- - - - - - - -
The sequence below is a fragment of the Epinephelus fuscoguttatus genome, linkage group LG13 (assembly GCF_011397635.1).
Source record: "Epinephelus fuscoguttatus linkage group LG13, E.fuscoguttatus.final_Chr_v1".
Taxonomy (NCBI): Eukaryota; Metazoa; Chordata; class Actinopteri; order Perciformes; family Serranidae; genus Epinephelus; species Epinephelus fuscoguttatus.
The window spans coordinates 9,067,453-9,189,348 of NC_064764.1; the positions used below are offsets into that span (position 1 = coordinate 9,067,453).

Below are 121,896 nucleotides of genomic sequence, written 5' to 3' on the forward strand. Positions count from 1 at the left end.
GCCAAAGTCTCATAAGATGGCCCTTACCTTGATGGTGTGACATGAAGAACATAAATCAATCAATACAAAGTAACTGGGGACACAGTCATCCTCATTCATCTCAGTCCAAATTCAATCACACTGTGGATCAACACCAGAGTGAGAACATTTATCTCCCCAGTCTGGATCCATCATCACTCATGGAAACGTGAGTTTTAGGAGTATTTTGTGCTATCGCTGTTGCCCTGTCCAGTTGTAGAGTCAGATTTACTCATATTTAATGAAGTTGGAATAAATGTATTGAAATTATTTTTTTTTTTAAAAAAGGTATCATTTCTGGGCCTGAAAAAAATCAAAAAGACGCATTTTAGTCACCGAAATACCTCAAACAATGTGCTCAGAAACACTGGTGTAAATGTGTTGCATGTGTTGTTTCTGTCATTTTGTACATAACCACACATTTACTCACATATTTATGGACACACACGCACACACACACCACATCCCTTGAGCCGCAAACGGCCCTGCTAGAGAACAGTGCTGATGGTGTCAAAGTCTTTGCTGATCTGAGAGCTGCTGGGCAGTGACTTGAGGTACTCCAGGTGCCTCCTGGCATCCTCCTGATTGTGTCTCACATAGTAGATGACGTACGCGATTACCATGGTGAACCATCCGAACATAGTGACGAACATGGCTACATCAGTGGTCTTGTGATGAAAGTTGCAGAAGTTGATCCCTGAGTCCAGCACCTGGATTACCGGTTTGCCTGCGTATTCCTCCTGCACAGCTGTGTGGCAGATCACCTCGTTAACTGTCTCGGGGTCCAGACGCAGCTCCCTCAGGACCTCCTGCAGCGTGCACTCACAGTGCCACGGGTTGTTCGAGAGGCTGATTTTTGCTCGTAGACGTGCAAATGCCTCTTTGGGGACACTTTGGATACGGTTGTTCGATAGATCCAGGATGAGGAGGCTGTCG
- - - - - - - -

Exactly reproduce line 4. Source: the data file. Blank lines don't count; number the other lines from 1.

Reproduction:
The window spans coordinates 9,067,453-9,189,348 of NC_064764.1; the positions used below are offsets into that span (position 1 = coordinate 9,067,453).